Where has all the training gone?
As employers lament the dearth of critical skills among many new entrants to the workforce, a recent study raises serious concerns about employers’ lack of initiatives to prepare those individuals to be effective and efficient workers.
According to the second annual State of Workplace Training study, an online survey conducted in late 2017 by global market-research firm Ipsos on behalf of Axonify, nearly one-third (31%) of the U.S. workforce doesn’t receive any formal job training at work.
“It’s shocking how little companies invest in the knowledge and skills of their employees,” says Carol Leaman, CEO of corporate training and microlearning platform Axonify. “They just have them show up and start to do things without any real basis in foundational knowledge or what they are expected to do.”
Perhaps even more alarming, that number has ticked up slightly (1%) since last year. Leaman views that as a sign that employers are headed in the wrong direction. She blames the transient nature of today’s workforce for employers’ reticence to invest in training, particularly in retail, hospitality and other industries where turnover is especially high.
“When under budget constraints, companies aren’t going to invest in people they don’t expect to keep for more than a few months,” says Leaman. “Where you have deskless workers that are not expected to stick around very long, you’re going to have fewer and fewer companies investing in training those people.”
While formal training may be on the decline, that’s not at all concerning to Pete Sanborn, managing director of the human capital advisory team at Aon. Rather, he says, the finding signifies the continuation of a move away from formal training in favor of more informal coaching and development from managers and co-workers, which he says is far more effective.
Sanborn wasn’t at all surprised that Axonify found 43% of employees who receive formal training say it’s ineffective. He interprets that as a sign that organisations need to branch out beyond traditional training methods and seek to meet employees’ individual needs.
“Just offering a programme doesn’t necessarily mean that people are really going to learn from it or that it’s even relevant to their particular needs,” says Sanborn. “Companies should be exploring more effective ways for people to learn and looking at more individualised training, which is much more effective.”
According to Leaman, employers are “going wrong all over the place,” beginning with a rigid adherence to one-size-fits-all training and the old-fashioned approach of “getting people into a classroom and fire-hosing them with so much information that may or may not be relevant to them.”
A far better method, she says, would be to assess the skill set, background and experience of each individual employee and design a development plan that recognises what they bring to the job and what they are lacking.
Employers should also endeavor not only to give employees the training they need to do their job effectively now, but also recognise new skills that will be required in the future and better prepare staff for new roles and promotions, says Sanborn.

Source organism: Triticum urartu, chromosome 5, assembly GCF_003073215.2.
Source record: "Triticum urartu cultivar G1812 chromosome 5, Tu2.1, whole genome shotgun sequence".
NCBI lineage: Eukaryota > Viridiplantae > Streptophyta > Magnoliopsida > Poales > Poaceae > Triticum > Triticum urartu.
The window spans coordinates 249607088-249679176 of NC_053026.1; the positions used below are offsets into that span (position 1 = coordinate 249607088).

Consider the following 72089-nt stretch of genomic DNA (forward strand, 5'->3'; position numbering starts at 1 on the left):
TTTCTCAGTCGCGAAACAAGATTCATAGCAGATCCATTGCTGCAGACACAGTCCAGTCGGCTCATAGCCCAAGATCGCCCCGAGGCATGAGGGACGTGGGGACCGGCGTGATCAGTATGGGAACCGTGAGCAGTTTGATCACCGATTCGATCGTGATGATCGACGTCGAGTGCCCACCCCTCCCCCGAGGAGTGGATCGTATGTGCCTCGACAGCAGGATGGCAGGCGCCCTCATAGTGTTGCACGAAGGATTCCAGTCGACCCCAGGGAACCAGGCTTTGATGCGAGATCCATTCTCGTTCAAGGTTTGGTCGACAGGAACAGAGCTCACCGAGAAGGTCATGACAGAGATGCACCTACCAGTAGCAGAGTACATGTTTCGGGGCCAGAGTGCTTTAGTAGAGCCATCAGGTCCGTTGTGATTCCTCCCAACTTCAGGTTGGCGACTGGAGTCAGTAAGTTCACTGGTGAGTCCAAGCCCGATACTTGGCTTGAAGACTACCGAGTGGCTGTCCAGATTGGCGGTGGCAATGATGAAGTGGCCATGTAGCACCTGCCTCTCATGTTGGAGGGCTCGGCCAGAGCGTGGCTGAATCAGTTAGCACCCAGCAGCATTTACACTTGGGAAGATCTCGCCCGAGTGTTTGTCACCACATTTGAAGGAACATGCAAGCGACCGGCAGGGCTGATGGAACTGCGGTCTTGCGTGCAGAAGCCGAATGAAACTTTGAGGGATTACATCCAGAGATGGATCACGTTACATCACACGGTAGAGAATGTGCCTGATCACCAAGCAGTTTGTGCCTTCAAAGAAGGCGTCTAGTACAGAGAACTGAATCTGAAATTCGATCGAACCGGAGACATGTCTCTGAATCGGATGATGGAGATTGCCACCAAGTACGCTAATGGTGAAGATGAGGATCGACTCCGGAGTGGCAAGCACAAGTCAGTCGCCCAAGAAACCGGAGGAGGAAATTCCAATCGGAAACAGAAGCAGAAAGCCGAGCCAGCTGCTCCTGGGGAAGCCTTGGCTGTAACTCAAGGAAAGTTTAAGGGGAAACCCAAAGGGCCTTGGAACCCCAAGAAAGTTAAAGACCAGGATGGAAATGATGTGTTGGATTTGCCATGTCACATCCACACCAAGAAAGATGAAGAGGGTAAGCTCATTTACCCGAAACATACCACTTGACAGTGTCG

According to Ravin Jesuthasan, a managing director at Willis Towers Watson, companies are starting to recognise that the workforce of the future will require radical and continuous reskilling.
“The greatest challenge facing HR leaders is how they will meet this [reskilling] need,” says Jesuthasan. “Doing so requires a re-prioritisation of investments and for HR leaders to approach learning very differently, adopting a more nuanced approach that taps the broader learning ecosystem that has developed over the last few years.”
While 80% of respondents to the Axonify study say it’s important to receive regular, frequent training, so they don’t forget the information, employers are hindered by their reliance on “one-and-done training,” viewing it as a “check-the-box activity,” rather than something that is ongoing and continuous, Leaman says.
As millennials increasingly make their mark on the workplace, employers may find themselves forced to rethink their training approach or risk losing this valued block of employees. Three-quarters of millennials place a high importance on "anytime/anywhere" training, while nearly as many (74%) say they value short training sessions.
According to Jesuthasan, that’s likely to drive employers to adopt a more “continuous and bite-sized” approach to training, as they seek to attract and retain talented workers.
With 92% of employees saying the right kind of workplace training positively impacts their engagement on the job, rethinking how they deliver training needs to be at the top of HR leaders’ agenda, says Sanborn.
“You’ve got to be thinking about the capability requirements now and in the future and how you can do a better job of developing people to meet those needs,” says Sanborn. “You might have a great rewards programme, or you might do well in one area, like leadership development, but if you’re not creating the right kind of skills for the future, it will negatively impact the competitiveness of your business.”
This story was first published by Human Resource Executive® magazine in the US. Julie Cook Ramirez is a freelance writer.